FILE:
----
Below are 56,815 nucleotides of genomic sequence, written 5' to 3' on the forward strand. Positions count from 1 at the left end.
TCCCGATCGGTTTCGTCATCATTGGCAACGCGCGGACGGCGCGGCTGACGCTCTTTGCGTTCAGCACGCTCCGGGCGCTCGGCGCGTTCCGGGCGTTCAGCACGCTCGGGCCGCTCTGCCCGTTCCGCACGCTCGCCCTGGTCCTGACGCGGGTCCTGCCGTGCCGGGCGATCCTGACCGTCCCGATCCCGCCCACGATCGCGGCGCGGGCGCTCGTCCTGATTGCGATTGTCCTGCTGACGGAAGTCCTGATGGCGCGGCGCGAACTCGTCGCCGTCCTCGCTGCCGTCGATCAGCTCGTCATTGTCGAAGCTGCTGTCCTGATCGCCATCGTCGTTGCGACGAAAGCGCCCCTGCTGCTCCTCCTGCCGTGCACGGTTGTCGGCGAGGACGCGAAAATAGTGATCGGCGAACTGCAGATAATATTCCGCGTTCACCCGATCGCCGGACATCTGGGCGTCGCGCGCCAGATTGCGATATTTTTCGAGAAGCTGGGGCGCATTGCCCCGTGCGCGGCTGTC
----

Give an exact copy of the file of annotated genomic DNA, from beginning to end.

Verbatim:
Below are 56,815 nucleotides of genomic sequence, written 5' to 3' on the forward strand. Positions count from 1 at the left end.
TCCCGATCGGTTTCGTCATCATTGGCAACGCGCGGACGGCGCGGCTGACGCTCTTTGCGTTCAGCACGCTCCGGGCGCTCGGCGCGTTCCGGGCGTTCAGCACGCTCGGGCCGCTCTGCCCGTTCCGCACGCTCGCCCTGGTCCTGACGCGGGTCCTGCCGTGCCGGGCGATCCTGACCGTCCCGATCCCGCCCACGATCGCGGCGCGGGCGCTCGTCCTGATTGCGATTGTCCTGCTGACGGAAGTCCTGATGGCGCGGCGCGAACTCGTCGCCGTCCTCGCTGCCGTCGATCAGCTCGTCATTGTCGAAGCTGCTGTCCTGATCGCCATCGTCGTTGCGACGAAAGCGCCCCTGCTGCTCCTCCTGCCGTGCACGGTTGTCGGCGAGGACGCGAAAATAGTGATCGGCGAACTGCAGATAATATTCCGCGTTCACCCGATCGCCGGACATCTGGGCGTCGCGCGCCAGATTGCGATATTTTTCGAGAAGCTGGGGCGCATTGCCCCGTGCGCGGCTGTC